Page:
Visualize your data, show it for others

By · Thursday, January 6th, 2011

Data — not something that people tend to get excited about, look forward to, or seek out as an easy read. But technology has changed and is changing all of that.

Now, data information is even more visual. It’s clickable. And it’s interactive.

Today, the U.S. Census Bureau released the Statistical Abstract of the United States: 2011. It’s the 130th edition. The popular reference book is full of data — not only from the Census Bureau, but also from the federal government and other organizations. The Abstract itself is available in a PDF version online, and readers can browse among dozens of topics on its website.

What can editors do with data? Plenty. Turn the information into interactive maps, timelines, bar charts, pie charts, any kind of visual story told in layer upon layer of data — and more.

At The Roanoke Times, an online feature called DataSphere allows readers to click on all kinds of searchable databases about people, places and issues in and around Roanoke. Matt Chittum, who is the data delivery editor at the Times, makes data searchable and useable.

One example up on the Times website now is a searchable way to check out the area’s top high school athletes, which colleges they have committed to and what they’re doing. Another searchable database lets readers know about alcohol sales violations in Virginia. And during the holidays, readers could find out best places to view holiday light displays by city, county, town or ZIP code. Readers also could add their own displays to the database.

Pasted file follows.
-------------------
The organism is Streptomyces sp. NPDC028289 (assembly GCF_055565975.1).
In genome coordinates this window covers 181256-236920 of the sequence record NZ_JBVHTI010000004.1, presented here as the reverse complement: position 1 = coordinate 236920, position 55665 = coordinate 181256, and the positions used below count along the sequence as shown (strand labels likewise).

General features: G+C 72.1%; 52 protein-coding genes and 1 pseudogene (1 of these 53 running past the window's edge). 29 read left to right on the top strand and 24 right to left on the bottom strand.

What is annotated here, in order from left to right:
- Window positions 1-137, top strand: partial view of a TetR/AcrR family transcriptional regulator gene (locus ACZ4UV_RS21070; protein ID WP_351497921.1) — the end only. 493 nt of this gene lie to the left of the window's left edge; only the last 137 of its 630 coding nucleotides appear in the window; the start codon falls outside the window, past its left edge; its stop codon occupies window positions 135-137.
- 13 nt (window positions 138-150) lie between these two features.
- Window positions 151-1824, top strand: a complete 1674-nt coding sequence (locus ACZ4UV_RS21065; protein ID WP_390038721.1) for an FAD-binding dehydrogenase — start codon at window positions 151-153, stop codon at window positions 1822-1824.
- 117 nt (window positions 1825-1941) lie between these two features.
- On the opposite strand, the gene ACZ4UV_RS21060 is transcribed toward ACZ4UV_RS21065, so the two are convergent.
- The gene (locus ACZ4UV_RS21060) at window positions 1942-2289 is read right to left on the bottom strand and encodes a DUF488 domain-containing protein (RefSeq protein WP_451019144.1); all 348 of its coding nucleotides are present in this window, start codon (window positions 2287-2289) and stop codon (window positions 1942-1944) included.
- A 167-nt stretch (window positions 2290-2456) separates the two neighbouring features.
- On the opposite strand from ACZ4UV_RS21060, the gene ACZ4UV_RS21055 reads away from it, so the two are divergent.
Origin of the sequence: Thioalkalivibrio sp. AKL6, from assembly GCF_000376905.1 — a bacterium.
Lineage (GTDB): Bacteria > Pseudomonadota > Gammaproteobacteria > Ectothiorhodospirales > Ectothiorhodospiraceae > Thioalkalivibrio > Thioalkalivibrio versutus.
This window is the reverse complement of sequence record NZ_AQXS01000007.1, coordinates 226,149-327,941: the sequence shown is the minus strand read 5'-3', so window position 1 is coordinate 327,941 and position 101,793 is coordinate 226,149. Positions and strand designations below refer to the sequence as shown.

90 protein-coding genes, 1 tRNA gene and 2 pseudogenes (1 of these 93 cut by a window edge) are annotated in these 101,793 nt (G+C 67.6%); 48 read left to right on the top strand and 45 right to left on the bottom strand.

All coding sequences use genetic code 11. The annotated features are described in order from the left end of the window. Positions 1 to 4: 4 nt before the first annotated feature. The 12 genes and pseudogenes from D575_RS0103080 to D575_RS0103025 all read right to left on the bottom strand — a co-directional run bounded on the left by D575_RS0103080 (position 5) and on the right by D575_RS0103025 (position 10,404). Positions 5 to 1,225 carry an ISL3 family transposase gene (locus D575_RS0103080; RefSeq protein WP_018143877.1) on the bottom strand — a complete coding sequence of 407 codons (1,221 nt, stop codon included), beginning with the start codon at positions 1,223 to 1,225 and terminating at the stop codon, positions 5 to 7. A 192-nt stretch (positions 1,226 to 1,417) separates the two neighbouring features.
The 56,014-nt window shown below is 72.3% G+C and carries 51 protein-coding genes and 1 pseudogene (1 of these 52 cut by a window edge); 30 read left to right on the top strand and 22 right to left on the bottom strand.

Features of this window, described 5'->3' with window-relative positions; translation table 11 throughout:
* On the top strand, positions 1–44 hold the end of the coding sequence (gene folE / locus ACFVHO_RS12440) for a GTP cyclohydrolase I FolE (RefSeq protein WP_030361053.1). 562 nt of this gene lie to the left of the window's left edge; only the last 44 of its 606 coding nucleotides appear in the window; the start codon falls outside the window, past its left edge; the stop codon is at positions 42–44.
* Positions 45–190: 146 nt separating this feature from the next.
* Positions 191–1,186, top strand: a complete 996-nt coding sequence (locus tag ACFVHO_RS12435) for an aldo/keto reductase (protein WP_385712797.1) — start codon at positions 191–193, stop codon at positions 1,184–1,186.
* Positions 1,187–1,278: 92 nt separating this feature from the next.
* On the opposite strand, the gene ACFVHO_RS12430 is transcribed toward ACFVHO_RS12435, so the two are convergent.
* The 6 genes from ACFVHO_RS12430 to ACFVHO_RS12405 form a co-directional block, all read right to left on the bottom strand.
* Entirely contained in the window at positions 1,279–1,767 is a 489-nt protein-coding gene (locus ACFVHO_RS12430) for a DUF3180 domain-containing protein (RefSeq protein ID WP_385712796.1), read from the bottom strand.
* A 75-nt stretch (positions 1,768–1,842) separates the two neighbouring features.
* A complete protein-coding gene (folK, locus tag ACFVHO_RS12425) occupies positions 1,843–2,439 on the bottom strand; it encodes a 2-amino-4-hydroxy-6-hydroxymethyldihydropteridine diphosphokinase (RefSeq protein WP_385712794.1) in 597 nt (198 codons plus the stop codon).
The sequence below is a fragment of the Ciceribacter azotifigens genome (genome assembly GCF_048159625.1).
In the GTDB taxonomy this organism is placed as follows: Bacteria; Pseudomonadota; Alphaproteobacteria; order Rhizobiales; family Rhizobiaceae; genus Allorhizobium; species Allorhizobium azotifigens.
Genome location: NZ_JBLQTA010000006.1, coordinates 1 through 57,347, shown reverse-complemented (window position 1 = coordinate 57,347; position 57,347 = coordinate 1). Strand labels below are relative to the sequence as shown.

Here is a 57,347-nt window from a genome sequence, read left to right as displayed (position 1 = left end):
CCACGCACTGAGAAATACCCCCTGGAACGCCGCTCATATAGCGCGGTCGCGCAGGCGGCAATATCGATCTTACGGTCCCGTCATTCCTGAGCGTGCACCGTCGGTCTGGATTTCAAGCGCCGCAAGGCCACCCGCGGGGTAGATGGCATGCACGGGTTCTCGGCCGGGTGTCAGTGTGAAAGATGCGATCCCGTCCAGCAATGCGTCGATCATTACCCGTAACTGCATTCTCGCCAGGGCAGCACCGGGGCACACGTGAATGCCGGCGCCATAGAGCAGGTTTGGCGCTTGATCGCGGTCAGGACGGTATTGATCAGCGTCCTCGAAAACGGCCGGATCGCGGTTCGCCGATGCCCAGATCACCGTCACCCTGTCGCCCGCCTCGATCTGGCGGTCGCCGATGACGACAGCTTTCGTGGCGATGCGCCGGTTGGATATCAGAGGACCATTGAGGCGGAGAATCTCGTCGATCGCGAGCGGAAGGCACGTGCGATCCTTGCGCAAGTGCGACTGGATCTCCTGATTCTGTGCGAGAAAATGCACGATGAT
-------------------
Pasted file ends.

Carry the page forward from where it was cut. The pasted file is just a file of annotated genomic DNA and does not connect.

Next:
We came to know Matt Chittum through our Newhouse colleague Seth Gitner, who used to work at the Times. Last fall, Matt interacted with Newhouse students and faculty during a visit to our school, where he was a guest lecturer in classes and conducted hands-on training sessions.

As the spring semester is about to begin, we have much to think about in terms of data visualization and what Matt shared with us. One tool he introduced to us is Caspio, an online database application. David Milliron, a vice president at Caspio, has been an expert in database reporting since the two of us worked together at Gannett News Service, back in the 1990s. Small world.

There are many experts, application tools and news organizations out there making it possible for readers to view data in manageable, useable — and fun — ways.

Are you one of those experts? Do you have any favorite tools? We invite you to join our conversation.

Emilie Davis

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